The old adage “neither a borrower nor a lender be” has a contemporary ring to it these days. Faced with a credit crisis that resulted in a near meltdown of the financial sector and the worst economic contraction since the Great Depression, more financial institutions and high net worth clients are questioning a much-touted life insurance funding technique: premium financing.
“Premium finance facilities depend on access to credit,” says Bill Hager, founder and president of Insurance Metrics Corporation, Boca Raton, Fla. “As that access tightens, premium finance facilities are boosting lending requirements for borrowers. Institutions are imposing more rigorous credit underwriting and showing more prudence when extending credit.”
James Sorebo, president and CEO of Four Seasons Financial Group, Mt. Laurel, N.J., agrees. “Most brokers understand there isn’t as much money to be made in this space now. At this time last year, we were reviewing more 400 applications for premium financing. Now, we’re looking at fewer than 100.”
Until the current recession, sources say, many affluent clients were turning to this technique–taking out a loan from a bank or other lending institution to pay premiums on a large life insurance policy–to meet short-term cash flow or investment objectives. This strategy frees up money for clients with large estates, typically those valued at $10 million-plus and comprising mostly illiquid holdings, such as real estate or business assets. Funds that otherwise would be used to pay policy premiums can instead be conserved or invested in vehicles to produce a higher rate of return than what the client would pay on the cost of the loan.
Premium financing is additionally compelling, experts say, because the technique lets clients minimize gift taxes on wealth transfers facilitated through an irrevocable life insurance trust or ILIT. Absent financing, premium payments on ILIT-owned policies are subject to gift tax. With premium financing, policy holders reduce their gift tax liability because only interest on the policy loan is gifted to the ILIT annually.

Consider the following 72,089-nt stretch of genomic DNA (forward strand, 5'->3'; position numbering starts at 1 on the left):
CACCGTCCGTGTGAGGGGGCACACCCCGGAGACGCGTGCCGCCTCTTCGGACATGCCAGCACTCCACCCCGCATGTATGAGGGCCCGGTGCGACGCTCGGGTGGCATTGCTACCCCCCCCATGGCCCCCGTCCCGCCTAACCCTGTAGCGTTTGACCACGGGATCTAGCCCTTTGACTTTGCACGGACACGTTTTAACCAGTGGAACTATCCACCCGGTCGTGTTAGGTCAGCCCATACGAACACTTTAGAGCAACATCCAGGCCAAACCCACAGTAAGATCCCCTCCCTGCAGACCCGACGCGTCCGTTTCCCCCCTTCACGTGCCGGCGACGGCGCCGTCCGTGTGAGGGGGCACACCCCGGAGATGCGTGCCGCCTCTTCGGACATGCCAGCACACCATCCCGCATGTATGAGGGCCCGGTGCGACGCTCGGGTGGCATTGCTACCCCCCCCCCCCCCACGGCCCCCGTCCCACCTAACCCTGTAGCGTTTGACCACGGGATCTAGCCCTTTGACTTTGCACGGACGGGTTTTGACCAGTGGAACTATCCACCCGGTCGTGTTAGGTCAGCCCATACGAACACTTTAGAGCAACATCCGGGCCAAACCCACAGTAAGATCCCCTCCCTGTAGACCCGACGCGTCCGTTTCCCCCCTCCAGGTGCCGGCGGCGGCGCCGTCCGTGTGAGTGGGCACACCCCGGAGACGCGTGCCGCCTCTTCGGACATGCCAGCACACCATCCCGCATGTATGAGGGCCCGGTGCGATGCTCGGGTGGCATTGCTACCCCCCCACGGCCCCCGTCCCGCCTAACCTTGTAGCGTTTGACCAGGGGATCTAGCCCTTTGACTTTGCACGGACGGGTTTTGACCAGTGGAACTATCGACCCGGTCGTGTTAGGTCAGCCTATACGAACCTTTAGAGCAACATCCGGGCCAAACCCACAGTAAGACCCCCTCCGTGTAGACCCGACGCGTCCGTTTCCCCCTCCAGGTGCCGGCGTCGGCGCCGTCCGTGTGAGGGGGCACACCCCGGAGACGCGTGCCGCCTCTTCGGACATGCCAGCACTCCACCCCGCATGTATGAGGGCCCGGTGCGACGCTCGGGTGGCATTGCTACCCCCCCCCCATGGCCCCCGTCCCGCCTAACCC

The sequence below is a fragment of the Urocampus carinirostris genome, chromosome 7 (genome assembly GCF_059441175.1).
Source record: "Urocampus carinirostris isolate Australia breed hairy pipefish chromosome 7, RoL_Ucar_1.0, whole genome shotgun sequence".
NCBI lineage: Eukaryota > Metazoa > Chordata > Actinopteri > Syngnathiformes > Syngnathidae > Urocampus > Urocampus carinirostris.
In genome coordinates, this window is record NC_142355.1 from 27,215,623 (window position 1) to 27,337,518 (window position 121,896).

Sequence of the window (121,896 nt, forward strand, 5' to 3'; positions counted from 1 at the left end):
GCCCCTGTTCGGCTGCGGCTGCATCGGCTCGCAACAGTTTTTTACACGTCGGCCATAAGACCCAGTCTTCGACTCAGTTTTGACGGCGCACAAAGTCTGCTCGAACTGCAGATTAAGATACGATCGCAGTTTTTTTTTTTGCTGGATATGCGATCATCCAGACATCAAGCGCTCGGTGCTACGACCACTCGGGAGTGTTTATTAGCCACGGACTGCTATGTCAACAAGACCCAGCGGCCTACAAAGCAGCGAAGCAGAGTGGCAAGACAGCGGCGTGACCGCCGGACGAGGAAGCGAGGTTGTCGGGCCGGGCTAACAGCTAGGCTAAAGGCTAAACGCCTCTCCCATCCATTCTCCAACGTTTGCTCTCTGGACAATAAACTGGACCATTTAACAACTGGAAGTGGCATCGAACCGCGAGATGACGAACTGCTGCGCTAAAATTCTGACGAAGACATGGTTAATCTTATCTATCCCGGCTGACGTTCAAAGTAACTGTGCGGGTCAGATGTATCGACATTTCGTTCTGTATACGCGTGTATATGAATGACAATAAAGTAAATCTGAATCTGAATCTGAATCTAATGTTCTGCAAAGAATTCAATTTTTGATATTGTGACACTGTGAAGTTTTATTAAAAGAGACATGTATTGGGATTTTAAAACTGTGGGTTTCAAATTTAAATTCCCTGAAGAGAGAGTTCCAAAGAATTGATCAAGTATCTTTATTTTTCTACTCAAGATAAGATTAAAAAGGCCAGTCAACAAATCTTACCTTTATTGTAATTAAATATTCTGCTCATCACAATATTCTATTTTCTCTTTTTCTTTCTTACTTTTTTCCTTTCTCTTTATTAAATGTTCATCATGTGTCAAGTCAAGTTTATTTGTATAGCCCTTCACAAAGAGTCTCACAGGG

All well and good. But with many banks now focused on boosting their reserves and riding out the credit crunch, they’re raising the bar for premium financing applicants.
That’s evident, for example, in the cost of financing. Christopher Layeux, director of premium financing at ING-U.S. Financial Services, Windsor, Conn., says the fees bank charge on letters of credit, which may be required of borrowers before a loan is issued, have risen to 3% or more from 1% only a year ago.
Premium financing is also taking more time to secure because lending institutions, which have grown increasingly protective of their balance sheets amid the downturn, are exercising greater due diligence when weighing applications. What was an already lengthy and complex process–establishing the need for life insurance, underwriting the policy, applying for a loan and posting collateral–has slowed, taking upwards of several months to complete.
In many instances, sources say, prospective borrowers are unable to provide the requisite collateral or letter of credit because their portfolios, having taken a beating during the recession, are much diminished. Or they are opting out of financing because the opportunities for arbitrage are fewer than in years past. With fewer buyers in the life settlement market, policy owners are having difficulty selling premium-financed contracts at a profit.
Observers say the recession has hit so-called hybrid loans the hardest. In these transactions, the lender uses part of the value of the insurance policy (often 25% or greater) as collateral for the loan. Today, in most cases, banks are insisting that clients furnish all collateral from other assets, such as cash, brokerage accounts and real estate.
In some instances, institutions are pulling the plug on financing programs–or calling in the loans–because of their own financial troubles.
“Most of these premium-financed loans are callable,” says David Howell, a life insurance consultant and broker to advisors based in Harbor Bluffs, Fla. “And right now, loans are being called in faster than they’re being made. The people that owe money are scrambling to placate the lenders, sometimes by refinancing with another institution.”